I sent out the following tweet as I was watching The Six Thatchers, and it pretty much sums up my feelings on the episode.
Like most Sherlock episodes, it flowed best when they were in case-solving mode and dragged in the other parts. They leaned too long and hard into the jokes, and still can’t seem to get the pacing right. A quality actioner that seamlessly integrates the quieter, emotional sequences is much, much more difficult to execute than people imagine. Every time the setting changed, I felt like I was watching a completely different show cast with doppelgängers. It was like they’d trawled through the actors’ reels and spliced together bits from different films. I think I may have enjoyed each one separately, but watching them all jammed together was a bit like being on a lurching carnival ride.
Yesterday there was a fake birth announcement for Rosamund Mary Watson in The Telegraph. A promo picture of John and Mary with the baby was also released. Expectedly, the fandom exploded. I, however, realised that I just DGAF anymore. My strong suspicion is that the baby (like every other character in the show) will just be a prop whose only function is to facilitate a twist in a plot that has been meandering off course for some time. The “I love you” trailer didn’t move the needle much for me either.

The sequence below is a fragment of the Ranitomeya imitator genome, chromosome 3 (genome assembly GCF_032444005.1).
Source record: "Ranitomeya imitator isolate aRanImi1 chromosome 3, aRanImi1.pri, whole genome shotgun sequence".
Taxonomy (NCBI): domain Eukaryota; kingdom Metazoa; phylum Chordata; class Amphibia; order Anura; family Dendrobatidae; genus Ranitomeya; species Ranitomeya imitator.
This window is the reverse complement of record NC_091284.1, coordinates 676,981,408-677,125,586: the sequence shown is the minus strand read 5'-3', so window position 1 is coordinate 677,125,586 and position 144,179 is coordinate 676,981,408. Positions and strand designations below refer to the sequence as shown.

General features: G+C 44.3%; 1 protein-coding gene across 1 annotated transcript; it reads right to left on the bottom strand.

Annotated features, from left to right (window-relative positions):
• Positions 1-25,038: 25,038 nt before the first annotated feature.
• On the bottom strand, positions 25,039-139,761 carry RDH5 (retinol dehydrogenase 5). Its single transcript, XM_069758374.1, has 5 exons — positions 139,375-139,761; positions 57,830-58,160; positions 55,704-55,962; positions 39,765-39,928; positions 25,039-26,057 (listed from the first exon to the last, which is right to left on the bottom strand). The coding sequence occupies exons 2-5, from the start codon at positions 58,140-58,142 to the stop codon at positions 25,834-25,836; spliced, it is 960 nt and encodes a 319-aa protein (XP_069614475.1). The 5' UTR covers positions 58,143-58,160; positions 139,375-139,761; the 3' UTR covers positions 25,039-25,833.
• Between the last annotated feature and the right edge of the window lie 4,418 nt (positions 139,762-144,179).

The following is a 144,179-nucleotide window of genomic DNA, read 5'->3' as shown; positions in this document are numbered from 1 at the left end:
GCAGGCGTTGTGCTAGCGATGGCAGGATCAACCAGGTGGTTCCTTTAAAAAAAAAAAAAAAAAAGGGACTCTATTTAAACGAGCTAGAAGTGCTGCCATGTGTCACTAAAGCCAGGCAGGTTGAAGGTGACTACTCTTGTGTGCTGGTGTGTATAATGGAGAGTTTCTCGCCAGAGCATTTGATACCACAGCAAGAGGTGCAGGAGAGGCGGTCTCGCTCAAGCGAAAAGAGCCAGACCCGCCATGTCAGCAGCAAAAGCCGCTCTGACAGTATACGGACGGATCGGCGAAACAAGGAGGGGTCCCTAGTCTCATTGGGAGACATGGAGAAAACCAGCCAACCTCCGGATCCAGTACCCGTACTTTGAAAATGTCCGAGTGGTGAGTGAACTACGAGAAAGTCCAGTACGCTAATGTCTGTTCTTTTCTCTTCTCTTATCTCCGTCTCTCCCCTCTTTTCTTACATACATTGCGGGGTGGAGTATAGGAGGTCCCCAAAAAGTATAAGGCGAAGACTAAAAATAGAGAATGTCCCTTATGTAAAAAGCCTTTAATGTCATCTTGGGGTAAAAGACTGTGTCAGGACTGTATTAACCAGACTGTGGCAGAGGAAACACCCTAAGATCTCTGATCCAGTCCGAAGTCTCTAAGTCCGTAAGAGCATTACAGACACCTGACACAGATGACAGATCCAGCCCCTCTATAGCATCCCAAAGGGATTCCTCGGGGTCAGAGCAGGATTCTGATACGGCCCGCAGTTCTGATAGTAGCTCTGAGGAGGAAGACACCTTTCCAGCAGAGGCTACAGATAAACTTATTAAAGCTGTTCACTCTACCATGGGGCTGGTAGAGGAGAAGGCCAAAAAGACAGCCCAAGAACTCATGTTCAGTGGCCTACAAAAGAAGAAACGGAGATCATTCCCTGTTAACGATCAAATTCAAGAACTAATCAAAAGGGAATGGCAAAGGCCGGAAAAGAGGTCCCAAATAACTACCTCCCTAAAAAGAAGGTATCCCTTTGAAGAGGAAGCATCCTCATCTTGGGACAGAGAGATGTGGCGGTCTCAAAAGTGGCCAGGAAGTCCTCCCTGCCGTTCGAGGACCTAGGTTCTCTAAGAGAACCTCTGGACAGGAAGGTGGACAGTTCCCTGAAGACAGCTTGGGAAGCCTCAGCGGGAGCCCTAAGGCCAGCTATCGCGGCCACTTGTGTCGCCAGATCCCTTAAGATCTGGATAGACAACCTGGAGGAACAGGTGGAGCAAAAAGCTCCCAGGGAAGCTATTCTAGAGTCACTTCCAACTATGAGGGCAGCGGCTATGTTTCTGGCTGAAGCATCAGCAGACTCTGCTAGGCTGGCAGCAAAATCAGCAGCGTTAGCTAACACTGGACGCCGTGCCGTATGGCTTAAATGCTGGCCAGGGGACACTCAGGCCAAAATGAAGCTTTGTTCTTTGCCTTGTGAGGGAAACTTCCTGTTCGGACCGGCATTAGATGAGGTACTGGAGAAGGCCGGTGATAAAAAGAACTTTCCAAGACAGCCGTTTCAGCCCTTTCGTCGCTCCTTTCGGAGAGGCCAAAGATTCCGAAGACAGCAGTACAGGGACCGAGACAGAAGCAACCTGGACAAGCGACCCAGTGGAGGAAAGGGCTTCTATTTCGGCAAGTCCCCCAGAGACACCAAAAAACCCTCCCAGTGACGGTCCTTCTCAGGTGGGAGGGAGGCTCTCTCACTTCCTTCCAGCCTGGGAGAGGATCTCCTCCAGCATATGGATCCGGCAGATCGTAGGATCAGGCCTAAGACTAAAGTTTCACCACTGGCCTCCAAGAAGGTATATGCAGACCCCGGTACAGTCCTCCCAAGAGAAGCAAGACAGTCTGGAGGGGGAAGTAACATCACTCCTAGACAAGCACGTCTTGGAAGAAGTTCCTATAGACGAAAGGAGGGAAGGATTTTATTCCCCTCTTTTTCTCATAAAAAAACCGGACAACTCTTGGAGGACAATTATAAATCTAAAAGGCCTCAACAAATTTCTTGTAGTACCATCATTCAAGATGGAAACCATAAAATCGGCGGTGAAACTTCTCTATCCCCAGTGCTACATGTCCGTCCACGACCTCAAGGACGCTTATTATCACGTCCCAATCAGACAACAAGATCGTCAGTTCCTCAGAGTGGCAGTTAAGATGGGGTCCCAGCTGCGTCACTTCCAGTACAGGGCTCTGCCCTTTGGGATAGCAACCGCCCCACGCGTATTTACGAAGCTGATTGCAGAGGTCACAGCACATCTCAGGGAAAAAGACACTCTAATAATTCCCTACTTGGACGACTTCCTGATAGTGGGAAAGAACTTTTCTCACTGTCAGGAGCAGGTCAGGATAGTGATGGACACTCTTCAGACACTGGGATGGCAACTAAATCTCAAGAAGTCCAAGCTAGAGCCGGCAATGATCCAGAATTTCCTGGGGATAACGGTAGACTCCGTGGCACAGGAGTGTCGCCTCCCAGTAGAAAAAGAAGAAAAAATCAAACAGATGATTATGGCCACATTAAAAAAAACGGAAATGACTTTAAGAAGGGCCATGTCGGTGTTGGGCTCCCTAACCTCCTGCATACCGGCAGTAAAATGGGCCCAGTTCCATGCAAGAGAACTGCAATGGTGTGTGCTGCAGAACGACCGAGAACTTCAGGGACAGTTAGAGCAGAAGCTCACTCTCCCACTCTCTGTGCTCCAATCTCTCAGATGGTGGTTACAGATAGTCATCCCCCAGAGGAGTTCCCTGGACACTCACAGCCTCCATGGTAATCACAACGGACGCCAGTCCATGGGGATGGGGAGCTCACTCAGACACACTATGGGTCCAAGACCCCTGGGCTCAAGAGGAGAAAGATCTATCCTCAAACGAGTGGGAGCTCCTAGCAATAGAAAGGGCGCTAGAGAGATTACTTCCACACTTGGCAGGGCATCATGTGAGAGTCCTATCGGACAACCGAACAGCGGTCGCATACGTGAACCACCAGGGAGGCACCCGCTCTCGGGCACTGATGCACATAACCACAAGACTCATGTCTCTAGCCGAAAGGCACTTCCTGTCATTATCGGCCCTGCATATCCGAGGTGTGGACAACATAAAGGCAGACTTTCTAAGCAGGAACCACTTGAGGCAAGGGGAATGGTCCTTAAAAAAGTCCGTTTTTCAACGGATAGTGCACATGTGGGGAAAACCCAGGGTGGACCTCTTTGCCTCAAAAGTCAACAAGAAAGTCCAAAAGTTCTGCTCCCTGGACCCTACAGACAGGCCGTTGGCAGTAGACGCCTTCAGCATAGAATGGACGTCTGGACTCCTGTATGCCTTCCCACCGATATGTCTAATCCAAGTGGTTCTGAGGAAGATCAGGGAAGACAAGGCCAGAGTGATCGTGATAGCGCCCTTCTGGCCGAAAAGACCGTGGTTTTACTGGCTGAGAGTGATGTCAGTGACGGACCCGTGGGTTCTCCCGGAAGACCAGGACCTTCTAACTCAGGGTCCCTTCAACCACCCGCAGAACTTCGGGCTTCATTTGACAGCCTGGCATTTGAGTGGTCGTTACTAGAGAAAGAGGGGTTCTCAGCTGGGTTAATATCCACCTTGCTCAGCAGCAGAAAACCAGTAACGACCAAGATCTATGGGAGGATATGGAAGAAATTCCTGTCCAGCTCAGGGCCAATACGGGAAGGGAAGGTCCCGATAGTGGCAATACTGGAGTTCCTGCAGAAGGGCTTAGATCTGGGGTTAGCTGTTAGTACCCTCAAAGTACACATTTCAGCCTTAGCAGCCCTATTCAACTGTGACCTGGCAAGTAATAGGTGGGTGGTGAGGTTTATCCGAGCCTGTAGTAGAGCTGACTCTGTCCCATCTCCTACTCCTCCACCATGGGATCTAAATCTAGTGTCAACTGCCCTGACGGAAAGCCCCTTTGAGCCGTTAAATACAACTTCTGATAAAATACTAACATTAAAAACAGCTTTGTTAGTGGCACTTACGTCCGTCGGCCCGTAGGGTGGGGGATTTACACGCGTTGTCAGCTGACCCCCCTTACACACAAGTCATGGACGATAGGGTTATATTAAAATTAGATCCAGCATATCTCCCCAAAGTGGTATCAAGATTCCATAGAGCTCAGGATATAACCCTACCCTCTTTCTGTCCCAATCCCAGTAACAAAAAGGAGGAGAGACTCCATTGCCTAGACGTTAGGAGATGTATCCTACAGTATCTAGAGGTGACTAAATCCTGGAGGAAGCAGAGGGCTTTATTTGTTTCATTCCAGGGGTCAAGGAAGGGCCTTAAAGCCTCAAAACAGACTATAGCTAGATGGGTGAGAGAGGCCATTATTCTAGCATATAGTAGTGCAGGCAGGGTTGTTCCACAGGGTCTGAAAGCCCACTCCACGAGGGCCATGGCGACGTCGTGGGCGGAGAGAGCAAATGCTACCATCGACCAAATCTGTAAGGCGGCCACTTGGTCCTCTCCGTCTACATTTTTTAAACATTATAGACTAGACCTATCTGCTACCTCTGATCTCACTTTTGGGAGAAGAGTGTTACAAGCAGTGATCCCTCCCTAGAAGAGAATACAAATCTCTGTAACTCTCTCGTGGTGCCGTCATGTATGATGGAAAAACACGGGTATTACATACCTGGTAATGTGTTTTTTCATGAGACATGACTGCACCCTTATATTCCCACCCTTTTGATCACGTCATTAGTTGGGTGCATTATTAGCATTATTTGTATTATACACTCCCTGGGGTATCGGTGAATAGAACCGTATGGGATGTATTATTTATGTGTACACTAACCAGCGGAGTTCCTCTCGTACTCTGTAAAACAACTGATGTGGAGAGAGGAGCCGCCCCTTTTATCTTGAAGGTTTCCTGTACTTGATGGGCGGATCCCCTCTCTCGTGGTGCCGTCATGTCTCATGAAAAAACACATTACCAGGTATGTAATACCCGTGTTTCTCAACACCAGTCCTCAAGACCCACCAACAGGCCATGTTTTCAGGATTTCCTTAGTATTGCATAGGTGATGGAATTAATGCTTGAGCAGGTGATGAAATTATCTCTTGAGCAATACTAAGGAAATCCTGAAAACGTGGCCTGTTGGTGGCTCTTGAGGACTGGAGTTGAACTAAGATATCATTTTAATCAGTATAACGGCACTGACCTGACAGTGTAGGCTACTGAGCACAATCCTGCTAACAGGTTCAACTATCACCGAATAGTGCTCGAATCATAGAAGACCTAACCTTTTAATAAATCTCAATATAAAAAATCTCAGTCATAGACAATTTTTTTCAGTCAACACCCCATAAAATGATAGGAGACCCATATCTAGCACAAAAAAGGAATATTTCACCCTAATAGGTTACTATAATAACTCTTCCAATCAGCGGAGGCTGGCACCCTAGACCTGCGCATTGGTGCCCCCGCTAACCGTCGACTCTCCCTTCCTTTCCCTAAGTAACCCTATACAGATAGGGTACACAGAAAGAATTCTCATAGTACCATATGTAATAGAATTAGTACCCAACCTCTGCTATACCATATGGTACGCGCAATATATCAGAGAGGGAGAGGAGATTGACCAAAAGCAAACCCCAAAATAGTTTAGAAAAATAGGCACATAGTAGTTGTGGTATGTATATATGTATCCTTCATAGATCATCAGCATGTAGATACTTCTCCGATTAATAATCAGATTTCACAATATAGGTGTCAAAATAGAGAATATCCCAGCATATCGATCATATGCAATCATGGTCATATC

The truth is I fell out of love with Sherlock at the end of season 3 but couldn’t really admit it to myself. When that Moriarty animation turned up asking, “Did you miss me?” my answer was an emphatic no. Whenever a show doubles back to the vanquished supervillain to pique our interest, don’t we all know deep in our hearts that it’s over, that things aren’t really moving forward? I tried to keep my hopes up even after The Abominable Bride (which I would have enjoyed more had they just done the Victorian one-off). Explaining away huge chunks of a story that you spent millions of pounds producing with “It was all a dream!” is another huge red flag that the writers are running out of interesting ideas.
BEFORE HOLMES MET WATSON is doing really well on Wattpad and is closing in on 15,000 reads! I've gone through a few covers and never really been pleased with any of them. So, today I finally sat down and did a redesign. My design skills are limited, but keeping it simple has worked well for me, and I'm pleased with how the new cover turned out. Can't wait until I can afford to hire a proper designer, though.
So... I got one lead from #PitMad and submitted my query. Let's see how this goes...
I'm self-published, but I've recently been considering querying agents again. Today I stumbled across the #PitMad tag in my Twitter timeline, and decided submitting the maximum three tweets was worth the minimal effort.
Here are my tweets: